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Structural Ridge beam

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  • Structural Ridge beam

    Can anyone explain why you do not need collar ties when using a micro-lam (parallam) beam as your ridge on a simple gable roof? Is it because it simply will not sag or is it because the structural ridge has greater "nail holding strength" then conventional lumber. Maybe i just don't understand the purpose of collar ties to begin with.

  • #2
    Re: Structural Ridge beam

    Collar ties prevent the roof From spreading under its own weight. -
    Imagine 2 sheets of plywood leaning on each other in A- Frame style. Put weight on them and they will collapse. Tie them together & they will not.
    In a roof you must prevent your outer walls from spreading. Collar ties do that -- If you remove the ties -You need another way to counter the spreading effect. A structural weight bearing ridge beam will do that. The beam supports the roof to prevent the spread.



    • #3
      Re: Structural Ridge beam

      A structural ridge in affect, hangs the roof from the ridge. It however, requires adequate support at the ends. The structural ridge is designed for minimum sag. The walls of a house cannot be pushed out if the ridge doesn't sag. In fact the roof has a tendency to lean inward at the bottom when a structural ridge is used.

      Collar beams in conventional construction do not prevent spreading, they only help - sometimes. With todays taller roofs, a collar beam is not so effective any more. If it is installed low enough to resist the load, it will overload the rafters if minimum rafter sizes are used. This is a common mistake. A collar beam actually puts a bending load on the rafters which can overdeflect them.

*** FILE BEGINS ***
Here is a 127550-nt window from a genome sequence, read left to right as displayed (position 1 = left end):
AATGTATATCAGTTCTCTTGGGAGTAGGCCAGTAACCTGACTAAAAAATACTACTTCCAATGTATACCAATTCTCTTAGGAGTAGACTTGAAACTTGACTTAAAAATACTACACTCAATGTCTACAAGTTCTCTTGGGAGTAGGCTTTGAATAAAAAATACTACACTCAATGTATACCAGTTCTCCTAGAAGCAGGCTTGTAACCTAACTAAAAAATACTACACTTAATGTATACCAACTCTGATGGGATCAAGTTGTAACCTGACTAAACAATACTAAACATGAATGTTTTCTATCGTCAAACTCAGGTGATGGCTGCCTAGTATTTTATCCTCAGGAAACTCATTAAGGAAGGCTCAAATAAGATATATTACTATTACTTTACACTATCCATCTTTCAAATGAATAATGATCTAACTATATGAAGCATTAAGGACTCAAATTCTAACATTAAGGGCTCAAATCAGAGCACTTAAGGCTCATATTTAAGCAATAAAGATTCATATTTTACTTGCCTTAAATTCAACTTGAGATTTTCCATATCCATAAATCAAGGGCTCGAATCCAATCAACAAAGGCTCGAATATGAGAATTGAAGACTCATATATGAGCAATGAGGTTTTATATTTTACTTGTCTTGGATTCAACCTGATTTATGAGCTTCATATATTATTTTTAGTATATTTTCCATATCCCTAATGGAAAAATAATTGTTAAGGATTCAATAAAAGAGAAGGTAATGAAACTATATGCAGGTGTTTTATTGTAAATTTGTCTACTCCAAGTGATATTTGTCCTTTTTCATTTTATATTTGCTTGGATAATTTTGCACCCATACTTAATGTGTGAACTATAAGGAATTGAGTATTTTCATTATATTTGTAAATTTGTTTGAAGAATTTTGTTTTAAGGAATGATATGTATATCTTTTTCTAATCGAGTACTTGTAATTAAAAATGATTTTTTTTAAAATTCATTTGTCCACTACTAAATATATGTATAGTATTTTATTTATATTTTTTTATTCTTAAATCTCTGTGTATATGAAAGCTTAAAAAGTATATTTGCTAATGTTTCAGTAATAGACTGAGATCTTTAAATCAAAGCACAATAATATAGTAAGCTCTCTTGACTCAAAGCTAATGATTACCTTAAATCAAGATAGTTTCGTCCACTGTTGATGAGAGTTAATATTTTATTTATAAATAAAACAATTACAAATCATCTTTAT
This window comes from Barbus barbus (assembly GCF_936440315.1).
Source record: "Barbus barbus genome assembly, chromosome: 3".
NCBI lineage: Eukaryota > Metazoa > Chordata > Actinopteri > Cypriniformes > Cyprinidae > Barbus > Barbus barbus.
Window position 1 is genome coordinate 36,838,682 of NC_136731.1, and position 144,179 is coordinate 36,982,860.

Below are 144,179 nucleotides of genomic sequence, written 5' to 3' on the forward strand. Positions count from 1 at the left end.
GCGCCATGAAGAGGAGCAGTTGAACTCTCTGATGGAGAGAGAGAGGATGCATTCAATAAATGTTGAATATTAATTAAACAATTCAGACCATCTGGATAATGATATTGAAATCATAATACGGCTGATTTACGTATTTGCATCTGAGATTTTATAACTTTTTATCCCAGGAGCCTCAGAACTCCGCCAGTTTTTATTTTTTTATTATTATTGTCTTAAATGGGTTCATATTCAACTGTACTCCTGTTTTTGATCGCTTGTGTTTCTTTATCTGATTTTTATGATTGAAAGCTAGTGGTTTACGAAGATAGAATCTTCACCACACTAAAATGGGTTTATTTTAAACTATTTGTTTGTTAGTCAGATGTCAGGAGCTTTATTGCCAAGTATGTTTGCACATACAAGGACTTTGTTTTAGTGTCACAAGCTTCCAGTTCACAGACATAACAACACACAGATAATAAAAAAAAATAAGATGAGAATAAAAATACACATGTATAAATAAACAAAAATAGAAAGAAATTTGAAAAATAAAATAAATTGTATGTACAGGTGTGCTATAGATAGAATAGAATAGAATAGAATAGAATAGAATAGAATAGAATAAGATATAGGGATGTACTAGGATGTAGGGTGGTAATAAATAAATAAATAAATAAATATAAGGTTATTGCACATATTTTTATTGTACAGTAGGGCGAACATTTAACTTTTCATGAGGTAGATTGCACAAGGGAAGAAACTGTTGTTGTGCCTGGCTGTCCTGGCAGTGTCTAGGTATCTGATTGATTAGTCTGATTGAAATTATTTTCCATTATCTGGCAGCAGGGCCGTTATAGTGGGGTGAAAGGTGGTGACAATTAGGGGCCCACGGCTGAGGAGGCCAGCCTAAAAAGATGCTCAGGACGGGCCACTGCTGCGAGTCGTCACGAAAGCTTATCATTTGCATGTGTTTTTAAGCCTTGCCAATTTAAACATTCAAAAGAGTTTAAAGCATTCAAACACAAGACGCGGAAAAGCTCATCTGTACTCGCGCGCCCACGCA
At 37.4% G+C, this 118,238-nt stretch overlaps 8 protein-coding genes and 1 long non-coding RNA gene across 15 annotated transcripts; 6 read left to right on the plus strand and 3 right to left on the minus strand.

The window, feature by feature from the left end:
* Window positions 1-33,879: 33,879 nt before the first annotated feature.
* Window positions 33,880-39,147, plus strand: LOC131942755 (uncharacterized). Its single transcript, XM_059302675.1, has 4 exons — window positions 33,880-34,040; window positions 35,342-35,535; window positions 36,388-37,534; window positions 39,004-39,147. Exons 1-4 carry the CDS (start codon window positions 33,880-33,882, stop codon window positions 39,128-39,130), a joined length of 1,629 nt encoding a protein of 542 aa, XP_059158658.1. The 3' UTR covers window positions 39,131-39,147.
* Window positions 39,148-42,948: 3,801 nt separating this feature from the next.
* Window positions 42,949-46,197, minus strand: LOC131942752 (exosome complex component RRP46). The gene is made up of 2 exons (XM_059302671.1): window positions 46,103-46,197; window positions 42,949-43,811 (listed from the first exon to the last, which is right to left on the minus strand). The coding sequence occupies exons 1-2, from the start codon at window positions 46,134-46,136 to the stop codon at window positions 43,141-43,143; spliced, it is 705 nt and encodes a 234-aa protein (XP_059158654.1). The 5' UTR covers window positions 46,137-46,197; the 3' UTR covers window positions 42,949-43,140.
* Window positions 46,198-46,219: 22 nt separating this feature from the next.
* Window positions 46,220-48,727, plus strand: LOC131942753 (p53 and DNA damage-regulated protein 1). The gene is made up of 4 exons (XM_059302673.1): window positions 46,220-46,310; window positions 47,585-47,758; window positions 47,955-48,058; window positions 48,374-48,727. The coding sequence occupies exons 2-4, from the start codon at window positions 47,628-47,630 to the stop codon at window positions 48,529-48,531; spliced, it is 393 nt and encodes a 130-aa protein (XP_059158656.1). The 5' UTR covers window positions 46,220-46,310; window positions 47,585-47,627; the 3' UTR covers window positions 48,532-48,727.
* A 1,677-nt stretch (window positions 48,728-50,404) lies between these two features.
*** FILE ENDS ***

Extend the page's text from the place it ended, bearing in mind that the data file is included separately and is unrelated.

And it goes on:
The collar beams do not receive any load however until the ridge beam sags and the walls are pushed out. If this happens, and it does, the collar beam joints will fail, or the rafters will often overdeflect. When a collar beam is placed very high such as just under the ridge, the load is leveraged and the reaction at the ends of the collars is very high. If you have only 3-16d nails in each end, it can hold only about 300 lbs before the joint fails. That is easily exceeded.

      For these reasons, structural ridges are a great alternative, as are stuctural hips. If you decide to use them, get an engineer to help with the sizing. The mfgs will oversize them (probably unintentionally) because they don't take into account the resistance provided by other framin members. For example, a room over a garage can be balloon framed by extending the wall studs above the floor/ceiling. These cantilevered studs provide a lot of resistance especially if they are less than 3 feet. If you have a knee wall, it will also provide a significant resistance. I have also noticed that some engineered wood mfg will add unfactored wind load into the software as well which is not necessary. In one case I am familiar with, the mfg spec'd a 24" LVL for a structural ridge when a 11 1/4 was more than adequate.



      • #4
        Re: Structural Ridge beam